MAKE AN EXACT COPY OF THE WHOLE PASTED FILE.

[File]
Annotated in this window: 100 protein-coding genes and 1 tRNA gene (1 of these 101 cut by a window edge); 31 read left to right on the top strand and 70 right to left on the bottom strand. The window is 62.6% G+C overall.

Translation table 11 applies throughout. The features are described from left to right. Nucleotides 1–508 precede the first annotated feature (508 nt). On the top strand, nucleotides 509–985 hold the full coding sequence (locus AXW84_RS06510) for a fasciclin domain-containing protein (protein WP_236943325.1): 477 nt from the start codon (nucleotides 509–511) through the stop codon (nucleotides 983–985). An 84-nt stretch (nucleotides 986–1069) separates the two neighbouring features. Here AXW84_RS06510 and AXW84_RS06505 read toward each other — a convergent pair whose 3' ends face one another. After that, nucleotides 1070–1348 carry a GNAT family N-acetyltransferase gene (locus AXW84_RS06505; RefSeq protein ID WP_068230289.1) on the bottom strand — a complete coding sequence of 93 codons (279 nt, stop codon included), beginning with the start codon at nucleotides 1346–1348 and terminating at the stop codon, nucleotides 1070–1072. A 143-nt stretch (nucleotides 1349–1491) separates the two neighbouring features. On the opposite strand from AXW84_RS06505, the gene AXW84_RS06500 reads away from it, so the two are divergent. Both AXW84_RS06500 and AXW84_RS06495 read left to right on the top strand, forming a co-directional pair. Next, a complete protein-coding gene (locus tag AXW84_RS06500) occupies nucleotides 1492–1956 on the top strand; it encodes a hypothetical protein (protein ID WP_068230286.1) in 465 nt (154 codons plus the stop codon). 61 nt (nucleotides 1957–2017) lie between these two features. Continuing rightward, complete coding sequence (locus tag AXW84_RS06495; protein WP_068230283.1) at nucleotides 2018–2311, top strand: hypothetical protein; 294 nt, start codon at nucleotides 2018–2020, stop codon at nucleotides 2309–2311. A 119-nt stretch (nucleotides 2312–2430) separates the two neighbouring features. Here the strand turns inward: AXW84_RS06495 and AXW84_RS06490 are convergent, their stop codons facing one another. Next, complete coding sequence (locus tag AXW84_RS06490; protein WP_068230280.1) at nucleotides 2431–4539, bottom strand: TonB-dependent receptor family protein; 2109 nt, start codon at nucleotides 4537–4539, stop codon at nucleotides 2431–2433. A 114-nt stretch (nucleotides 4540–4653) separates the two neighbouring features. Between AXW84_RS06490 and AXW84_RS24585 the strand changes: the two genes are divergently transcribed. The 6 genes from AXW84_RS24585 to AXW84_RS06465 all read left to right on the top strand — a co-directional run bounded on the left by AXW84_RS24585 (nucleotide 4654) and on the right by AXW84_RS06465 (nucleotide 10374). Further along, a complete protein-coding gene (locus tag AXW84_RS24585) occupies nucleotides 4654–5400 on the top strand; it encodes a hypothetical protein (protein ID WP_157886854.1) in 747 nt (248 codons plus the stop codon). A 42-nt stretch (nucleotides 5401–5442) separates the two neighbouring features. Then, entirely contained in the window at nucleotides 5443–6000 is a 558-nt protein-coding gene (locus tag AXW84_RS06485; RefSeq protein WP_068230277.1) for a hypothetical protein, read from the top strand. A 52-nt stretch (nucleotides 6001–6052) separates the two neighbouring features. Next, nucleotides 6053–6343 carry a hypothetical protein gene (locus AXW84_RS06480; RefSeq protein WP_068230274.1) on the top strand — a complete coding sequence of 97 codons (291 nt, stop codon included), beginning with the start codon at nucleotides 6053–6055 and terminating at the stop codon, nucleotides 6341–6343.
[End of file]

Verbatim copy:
Annotated in this window: 100 protein-coding genes and 1 tRNA gene (1 of these 101 cut by a window edge); 31 read left to right on the top strand and 70 right to left on the bottom strand. The window is 62.6% G+C overall.

Translation table 11 applies throughout. The features are described from left to right. Nucleotides 1–508 precede the first annotated feature (508 nt). On the top strand, nucleotides 509–985 hold the full coding sequence (locus AXW84_RS06510) for a fasciclin domain-containing protein (protein WP_236943325.1): 477 nt from the start codon (nucleotides 509–511) through the stop codon (nucleotides 983–985). An 84-nt stretch (nucleotides 986–1069) separates the two neighbouring features. Here AXW84_RS06510 and AXW84_RS06505 read toward each other — a convergent pair whose 3' ends face one another. After that, nucleotides 1070–1348 carry a GNAT family N-acetyltransferase gene (locus AXW84_RS06505; RefSeq protein ID WP_068230289.1) on the bottom strand — a complete coding sequence of 93 codons (279 nt, stop codon included), beginning with the start codon at nucleotides 1346–1348 and terminating at the stop codon, nucleotides 1070–1072. A 143-nt stretch (nucleotides 1349–1491) separates the two neighbouring features. On the opposite strand from AXW84_RS06505, the gene AXW84_RS06500 reads away from it, so the two are divergent. Both AXW84_RS06500 and AXW84_RS06495 read left to right on the top strand, forming a co-directional pair. Next, a complete protein-coding gene (locus tag AXW84_RS06500) occupies nucleotides 1492–1956 on the top strand; it encodes a hypothetical protein (protein ID WP_068230286.1) in 465 nt (154 codons plus the stop codon). 61 nt (nucleotides 1957–2017) lie between these two features. Continuing rightward, complete coding sequence (locus tag AXW84_RS06495; protein WP_068230283.1) at nucleotides 2018–2311, top strand: hypothetical protein; 294 nt, start codon at nucleotides 2018–2020, stop codon at nucleotides 2309–2311. A 119-nt stretch (nucleotides 2312–2430) separates the two neighbouring features. Here the strand turns inward: AXW84_RS06495 and AXW84_RS06490 are convergent, their stop codons facing one another. Next, complete coding sequence (locus tag AXW84_RS06490; protein WP_068230280.1) at nucleotides 2431–4539, bottom strand: TonB-dependent receptor family protein; 2109 nt, start codon at nucleotides 4537–4539, stop codon at nucleotides 2431–2433. A 114-nt stretch (nucleotides 4540–4653) separates the two neighbouring features. Between AXW84_RS06490 and AXW84_RS24585 the strand changes: the two genes are divergently transcribed. The 6 genes from AXW84_RS24585 to AXW84_RS06465 all read left to right on the top strand — a co-directional run bounded on the left by AXW84_RS24585 (nucleotide 4654) and on the right by AXW84_RS06465 (nucleotide 10374). Further along, a complete protein-coding gene (locus tag AXW84_RS24585) occupies nucleotides 4654–5400 on the top strand; it encodes a hypothetical protein (protein ID WP_157886854.1) in 747 nt (248 codons plus the stop codon). A 42-nt stretch (nucleotides 5401–5442) separates the two neighbouring features. Then, entirely contained in the window at nucleotides 5443–6000 is a 558-nt protein-coding gene (locus tag AXW84_RS06485; RefSeq protein WP_068230277.1) for a hypothetical protein, read from the top strand. A 52-nt stretch (nucleotides 6001–6052) separates the two neighbouring features. Next, nucleotides 6053–6343 carry a hypothetical protein gene (locus AXW84_RS06480; RefSeq protein WP_068230274.1) on the top strand — a complete coding sequence of 97 codons (291 nt, stop codon included), beginning with the start codon at nucleotides 6053–6055 and terminating at the stop codon, nucleotides 6341–6343.